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Before I got into photography, I used to use disposable cameras with ISO 400 film. I've gotten some decent results in various lighting, both inside and outside and at different focus distances. How do they seem to work so well despite having no control over exposure or focus (beyond using flash)?

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  • \$\begingroup\$ possible duplicate of What is the shutter speed, aperture, and focal length of the Kodak Funsaver disposable camera? \$\endgroup\$
    – Matt Grum
    Jul 23, 2014 at 8:34
  • \$\begingroup\$ I don't know if it's really a duplicate, since this question clearly states that everything is fixed. But Matt Grum's answer there does cover this question too. \$\endgroup\$
    – mattdm
    Jul 23, 2014 at 11:58
  • \$\begingroup\$ With similar wording, I should add — I promise I didn't lift it, but it's very possible I subconsciously remembered Matt's older answer in writing mine. \$\endgroup\$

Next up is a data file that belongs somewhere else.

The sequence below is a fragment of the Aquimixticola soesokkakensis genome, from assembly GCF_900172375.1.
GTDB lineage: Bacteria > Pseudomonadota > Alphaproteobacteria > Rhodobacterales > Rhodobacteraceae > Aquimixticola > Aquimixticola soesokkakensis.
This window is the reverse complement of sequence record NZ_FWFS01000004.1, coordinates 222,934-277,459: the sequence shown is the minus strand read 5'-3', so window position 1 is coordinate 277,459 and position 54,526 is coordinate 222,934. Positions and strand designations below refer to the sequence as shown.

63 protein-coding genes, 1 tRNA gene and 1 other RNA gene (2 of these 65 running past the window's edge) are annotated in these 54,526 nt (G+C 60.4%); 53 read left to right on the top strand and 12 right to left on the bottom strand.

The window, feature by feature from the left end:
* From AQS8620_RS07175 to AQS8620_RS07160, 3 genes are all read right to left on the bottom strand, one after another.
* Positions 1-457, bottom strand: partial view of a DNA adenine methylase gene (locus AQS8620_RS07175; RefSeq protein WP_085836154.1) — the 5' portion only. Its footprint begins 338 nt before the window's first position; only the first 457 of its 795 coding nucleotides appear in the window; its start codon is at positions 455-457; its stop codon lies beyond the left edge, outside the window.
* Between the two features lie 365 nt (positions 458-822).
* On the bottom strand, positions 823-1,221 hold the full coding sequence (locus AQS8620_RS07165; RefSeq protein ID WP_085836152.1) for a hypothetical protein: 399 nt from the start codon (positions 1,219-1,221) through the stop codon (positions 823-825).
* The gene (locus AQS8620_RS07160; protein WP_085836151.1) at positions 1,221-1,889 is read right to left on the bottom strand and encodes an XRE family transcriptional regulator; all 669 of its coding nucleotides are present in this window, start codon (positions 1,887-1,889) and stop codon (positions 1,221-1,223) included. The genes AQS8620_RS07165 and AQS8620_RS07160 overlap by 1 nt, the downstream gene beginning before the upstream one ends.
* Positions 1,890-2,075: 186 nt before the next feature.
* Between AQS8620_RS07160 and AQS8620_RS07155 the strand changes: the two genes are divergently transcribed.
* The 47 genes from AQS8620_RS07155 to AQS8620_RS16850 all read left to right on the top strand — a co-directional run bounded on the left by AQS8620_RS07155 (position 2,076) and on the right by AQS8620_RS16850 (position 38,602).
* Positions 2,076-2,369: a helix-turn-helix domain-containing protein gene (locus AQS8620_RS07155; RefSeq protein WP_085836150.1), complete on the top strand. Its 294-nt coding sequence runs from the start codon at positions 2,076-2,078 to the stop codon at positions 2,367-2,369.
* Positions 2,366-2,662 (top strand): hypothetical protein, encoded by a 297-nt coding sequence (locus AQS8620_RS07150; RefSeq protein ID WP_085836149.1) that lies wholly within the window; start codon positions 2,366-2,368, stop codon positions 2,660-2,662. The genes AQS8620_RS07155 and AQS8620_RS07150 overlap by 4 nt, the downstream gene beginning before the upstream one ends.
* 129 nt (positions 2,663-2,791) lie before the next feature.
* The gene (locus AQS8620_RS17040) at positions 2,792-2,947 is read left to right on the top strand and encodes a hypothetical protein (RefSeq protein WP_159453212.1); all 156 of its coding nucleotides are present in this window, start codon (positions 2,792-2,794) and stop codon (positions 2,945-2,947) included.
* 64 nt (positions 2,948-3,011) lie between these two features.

– mattdm
    Jul 23, 2014 at 13:40

1 Answer 1

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Three things:

  1. Film is relatively lenient, and exposure variations are handled in the printing.
  2. The lens has a relatively small fixed aperture and focus is set at a reasonable distance to get a lot of depth of field.
  3. Finally, prints from these things are usually 4×6, and not subjected to a high degree of scrutiny — we basically expect them to be relatively poor.
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  • \$\begingroup\$ I would say that exposure variations are handled in the printing, rather than the developing. (You could do a snip test to adjust development, but I don't think many people who use disposable cameras are going to do that.) \$\endgroup\$
    – coneslayer
    Jul 25, 2014 at 23:37
  • \$\begingroup\$ @coneslayer You're probably right. In this digital age it all gets lumped together. :) \$\endgroup\$
    – mattdm
    Jul 25, 2014 at 23:54

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